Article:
The Daily Mail — I know! — has posted up an excellent bio on Jonny Ive, explaining how the soft-spoken muscle man from Chingford went from designing toilet bowls — I know! — to becoming the lead designer over at Apple, which they argue makes him the most valuable Englishman on Earth.
From a news perspective, the most interesting detail of the bio might be word from close friends of Ive who say that he has no intention of leaving Apple to go back to the UK, and is, in fact, looking to sell his Grade II mansion in Britain to concentrate on America more closely.
There’s so much more, though. For example, this fantastic description of how Ive met Jobs, which has got to be heartening to anyone who has toiled away in a thankless job, his talents unrecognized: you too might suddenly meet someone who will transform your life forever.
The design team was eventually forced to surrender the Cray supercomputer it used for simulating new gadgets. Even the designs that did get built were met with a lukewarm reception. Ive’s Twentieth Anniversary Macintosh was one of the first computers to have a flat LCD screen but it was saddled with a strangely squashed appearance and a massive price tag. Originally priced at $9,000, it was selling for under $2,000 by the time it was pulled from shelves less than a year later.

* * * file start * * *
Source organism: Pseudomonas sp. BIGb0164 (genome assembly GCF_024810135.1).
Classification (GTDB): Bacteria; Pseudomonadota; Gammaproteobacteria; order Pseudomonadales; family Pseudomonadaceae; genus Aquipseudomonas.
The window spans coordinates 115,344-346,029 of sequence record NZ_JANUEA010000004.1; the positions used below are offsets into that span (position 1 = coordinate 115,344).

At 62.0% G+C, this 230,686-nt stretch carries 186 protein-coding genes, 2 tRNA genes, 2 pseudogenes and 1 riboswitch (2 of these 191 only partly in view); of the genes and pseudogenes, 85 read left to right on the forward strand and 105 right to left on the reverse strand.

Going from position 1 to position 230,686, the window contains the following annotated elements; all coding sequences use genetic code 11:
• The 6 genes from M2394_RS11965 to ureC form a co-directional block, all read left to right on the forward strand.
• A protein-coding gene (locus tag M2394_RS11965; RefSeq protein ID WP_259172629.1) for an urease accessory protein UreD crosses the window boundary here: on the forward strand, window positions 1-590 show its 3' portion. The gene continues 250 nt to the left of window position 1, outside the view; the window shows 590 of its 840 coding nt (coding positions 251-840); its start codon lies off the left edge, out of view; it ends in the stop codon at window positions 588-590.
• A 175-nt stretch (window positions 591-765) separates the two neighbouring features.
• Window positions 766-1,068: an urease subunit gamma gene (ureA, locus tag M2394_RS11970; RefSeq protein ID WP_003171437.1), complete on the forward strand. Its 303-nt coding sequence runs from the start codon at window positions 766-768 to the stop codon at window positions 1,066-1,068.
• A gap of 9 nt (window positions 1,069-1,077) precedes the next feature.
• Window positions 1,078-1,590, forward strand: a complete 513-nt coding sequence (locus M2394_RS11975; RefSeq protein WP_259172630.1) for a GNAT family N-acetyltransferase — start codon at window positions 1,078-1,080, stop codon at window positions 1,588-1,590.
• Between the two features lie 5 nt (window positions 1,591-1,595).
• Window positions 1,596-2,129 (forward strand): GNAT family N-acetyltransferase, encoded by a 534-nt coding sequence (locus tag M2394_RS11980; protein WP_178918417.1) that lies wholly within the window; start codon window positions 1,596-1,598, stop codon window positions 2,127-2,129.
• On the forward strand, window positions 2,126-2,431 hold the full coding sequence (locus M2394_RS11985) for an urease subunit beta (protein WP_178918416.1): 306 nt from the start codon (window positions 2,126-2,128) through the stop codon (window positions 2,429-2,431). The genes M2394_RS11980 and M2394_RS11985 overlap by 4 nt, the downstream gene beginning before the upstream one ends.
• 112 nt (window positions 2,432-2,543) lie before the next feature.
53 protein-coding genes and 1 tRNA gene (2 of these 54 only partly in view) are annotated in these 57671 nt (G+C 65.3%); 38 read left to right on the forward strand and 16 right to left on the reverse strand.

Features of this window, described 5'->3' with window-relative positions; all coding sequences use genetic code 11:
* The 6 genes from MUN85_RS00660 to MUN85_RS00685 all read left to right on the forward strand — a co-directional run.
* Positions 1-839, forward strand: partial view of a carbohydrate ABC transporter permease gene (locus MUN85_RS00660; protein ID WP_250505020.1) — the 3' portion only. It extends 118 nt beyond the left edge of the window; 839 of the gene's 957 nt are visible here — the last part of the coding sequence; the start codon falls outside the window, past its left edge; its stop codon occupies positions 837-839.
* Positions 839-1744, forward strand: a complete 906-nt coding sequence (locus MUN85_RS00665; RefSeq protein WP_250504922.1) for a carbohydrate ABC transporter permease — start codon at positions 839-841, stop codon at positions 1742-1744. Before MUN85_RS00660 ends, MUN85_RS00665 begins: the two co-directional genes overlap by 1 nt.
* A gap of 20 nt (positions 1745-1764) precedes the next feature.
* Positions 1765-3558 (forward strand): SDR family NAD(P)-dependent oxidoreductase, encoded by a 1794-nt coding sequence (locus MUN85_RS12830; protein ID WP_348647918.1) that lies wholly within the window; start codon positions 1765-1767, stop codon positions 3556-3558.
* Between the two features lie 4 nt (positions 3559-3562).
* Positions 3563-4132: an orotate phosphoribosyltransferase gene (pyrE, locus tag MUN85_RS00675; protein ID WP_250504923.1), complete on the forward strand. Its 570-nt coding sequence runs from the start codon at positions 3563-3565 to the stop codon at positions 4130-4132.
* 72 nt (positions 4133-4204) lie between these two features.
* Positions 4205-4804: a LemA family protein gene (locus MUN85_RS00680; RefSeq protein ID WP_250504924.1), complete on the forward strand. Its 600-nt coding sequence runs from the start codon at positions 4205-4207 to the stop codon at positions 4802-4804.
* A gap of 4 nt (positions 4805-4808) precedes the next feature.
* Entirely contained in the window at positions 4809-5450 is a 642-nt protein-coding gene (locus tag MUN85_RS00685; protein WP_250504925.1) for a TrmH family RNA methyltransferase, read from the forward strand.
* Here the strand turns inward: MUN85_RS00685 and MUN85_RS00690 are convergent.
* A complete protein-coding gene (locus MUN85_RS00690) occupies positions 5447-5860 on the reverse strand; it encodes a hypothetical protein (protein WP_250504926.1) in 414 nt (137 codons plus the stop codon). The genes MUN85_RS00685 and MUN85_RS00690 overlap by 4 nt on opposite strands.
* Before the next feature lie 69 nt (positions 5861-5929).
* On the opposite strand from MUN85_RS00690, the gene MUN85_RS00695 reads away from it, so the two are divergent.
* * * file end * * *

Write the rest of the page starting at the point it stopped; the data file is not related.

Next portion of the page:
But just as Ive was considering a return to England, his luck changed. In 1997, Steve Jobs returned to Apple after an absence of 12 years. He purged the company, dropping most of its products and dispensing with staff. Eventually, Jobs took a tour of the design department, then based across thestreet from Apple’s main campus.
‘Jobs comes in, looks at all Ive’s amazing prototypes and says, “My God, what have we got here?”’ says Kahney.
Jobs swiftly brought Ive in from the cold, moving the designers into a building on campus and investing in the latest rapid-prototyping equipment. He also beefed up Apple’s security, locking down the design studio to prevent leaks and installing a private kitchen so designers wouldn’t talk shop in public.
Yup, that’s Cult of Mac’s Dear Leader himself, Leander Kahney, quoted. A fantastic read well worth draining a cup of joe over this morning.